Not-for-profit organizations throughout North America that were awed by the viral success of the ALS Society's ice bucket fundraising challenge should think twice before using social media as a significant fundraising tool, says Nicola Lacetera, a University of Toronto Mississauga management professor. A campaign may attract attention worldwide without prompting a commensurate spike in fundraising or any significant action to further the cause.
"It is true that once you rely on social media, your message can easily reach people by the millions," says Lacetera, who also holds appointments at U of T's Rotman School of Management and Department of Economics. "But then the question becomes 'What do people do with these messages?'"
Lacetera and two colleagues from Johns Hopkins University in Baltimore, Maryland, reviewed longitudinal data about and conducted research into the success of Twitter and Facebook fundraising campaigns to determine whether they effectively lead to donations. Their results were published in the March 2016 edition of Sociological Science.
Reviewing the Data
The researchers first examined the success of an application created by Help Attack! to allow Facebook and Twitter users to donate to charities each time they posted or tweeted, with an upper limit for the total donation specified in advance. Potential donors had the option to broadcast their initial pledges and subsequent donations to their networks. About 16 per cent of the pledges were deleted before payment was actually required.
"Donations make you feel good and look good, but do you actually need to donate to get those effects?" Lacetera asks rhetorically. "You can do that just with the click of a mouse or the swipe of a finger by simply 'liking' a campaign. The ability to broadcast doesn't have a big effect on action and real money."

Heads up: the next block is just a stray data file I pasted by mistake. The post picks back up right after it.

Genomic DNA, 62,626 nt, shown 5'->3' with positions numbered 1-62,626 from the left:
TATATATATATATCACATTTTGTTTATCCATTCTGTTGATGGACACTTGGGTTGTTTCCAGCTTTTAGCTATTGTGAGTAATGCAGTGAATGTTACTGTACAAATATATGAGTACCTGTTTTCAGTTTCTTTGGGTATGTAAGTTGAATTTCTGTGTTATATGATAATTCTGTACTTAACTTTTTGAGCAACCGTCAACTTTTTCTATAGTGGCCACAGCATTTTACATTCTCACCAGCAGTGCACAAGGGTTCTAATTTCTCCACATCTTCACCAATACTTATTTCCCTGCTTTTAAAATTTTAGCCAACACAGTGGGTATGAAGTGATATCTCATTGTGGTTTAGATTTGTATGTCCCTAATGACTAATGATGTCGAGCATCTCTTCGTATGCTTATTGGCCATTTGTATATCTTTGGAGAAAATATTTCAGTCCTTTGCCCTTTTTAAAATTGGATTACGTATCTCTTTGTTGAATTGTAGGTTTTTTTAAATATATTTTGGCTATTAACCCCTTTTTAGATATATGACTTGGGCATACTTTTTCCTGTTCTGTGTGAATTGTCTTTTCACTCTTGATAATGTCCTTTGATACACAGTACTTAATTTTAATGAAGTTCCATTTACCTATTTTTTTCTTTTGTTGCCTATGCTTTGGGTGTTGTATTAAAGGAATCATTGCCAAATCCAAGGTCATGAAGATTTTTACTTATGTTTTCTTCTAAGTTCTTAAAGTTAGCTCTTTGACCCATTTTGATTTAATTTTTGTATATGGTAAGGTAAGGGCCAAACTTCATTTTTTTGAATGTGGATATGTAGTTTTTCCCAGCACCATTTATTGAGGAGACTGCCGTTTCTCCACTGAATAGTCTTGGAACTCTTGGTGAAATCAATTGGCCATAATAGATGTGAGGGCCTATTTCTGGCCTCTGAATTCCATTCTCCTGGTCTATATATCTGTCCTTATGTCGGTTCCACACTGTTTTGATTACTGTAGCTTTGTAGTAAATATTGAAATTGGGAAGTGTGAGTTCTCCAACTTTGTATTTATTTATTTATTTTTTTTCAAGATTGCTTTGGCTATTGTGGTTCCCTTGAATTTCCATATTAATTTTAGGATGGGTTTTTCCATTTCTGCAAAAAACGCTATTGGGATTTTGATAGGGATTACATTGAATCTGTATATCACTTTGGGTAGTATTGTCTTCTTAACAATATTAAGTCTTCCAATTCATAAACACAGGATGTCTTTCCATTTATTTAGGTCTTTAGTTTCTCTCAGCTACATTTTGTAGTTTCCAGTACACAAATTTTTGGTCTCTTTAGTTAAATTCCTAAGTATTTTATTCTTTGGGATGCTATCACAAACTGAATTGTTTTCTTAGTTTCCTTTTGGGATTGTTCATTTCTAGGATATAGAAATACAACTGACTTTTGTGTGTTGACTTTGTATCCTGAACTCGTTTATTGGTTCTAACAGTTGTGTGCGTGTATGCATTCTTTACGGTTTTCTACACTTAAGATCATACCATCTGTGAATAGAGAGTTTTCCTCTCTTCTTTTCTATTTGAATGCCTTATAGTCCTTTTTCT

About five per cent of the original pledges led to additional pledges from contacts, but the researchers were unable to trace the motivation specifically to the influence of online connections.
"If you and a friend donated, was it causal, or was it because you are similar in interests and preferences?" he asks.
Next, Lacetera and his colleagues used a series of Facebook ads and sponsored stories to encourage users to instal an application and donate to a charity, Heifer International. One group of recipients had the ability to automatically broadcast their donations; the broadcast feature was disabled for the control group. The campaign reached about 6.4 million Facebook users and had a click-through rate comparable to that of most non-profit campaigns. However, although the campaign received many "likes" and "shares," it resulted in only 30 donations.
"Although there is plenty of visibility on social media, these platforms also provide cheap, alternative ways to express support," Lacetera says. "However, clicking the 'like' icon doesn't save lives.
"Social contagion tends to work when the activity you want people to do is free of charge, such as voting for their favourite movies. As soon as you add a cost, fewer people participate."
Finally, the researchers surveyed 1,605 people, asking them to agree or disagree with various hypothetical statements, including "If you were to receive $10, you would make a $5 charitable donation." In a third of the surveys, respondents were told to assume that the donation would go to the charity; in a third, the statement also noted that a percentage of the donation would go toward processing fees; the final third were told that a third party that would process the donation.
The survey led to a potential donation rate of 35 per cent, although the processing fee decreased the interest and the intermediary decreased it even further.
"A social media giving campaign doesn't necessarily lead to a donation as the next step," Lacetera says. "In addition, the campaigns take a lot of work and cost money to run.
"The jury is still out as to how to get people financially involved. It's an important and exciting challenge to figure out how to leverage the great power of these platforms for social causes."
University of Toronto Mississauga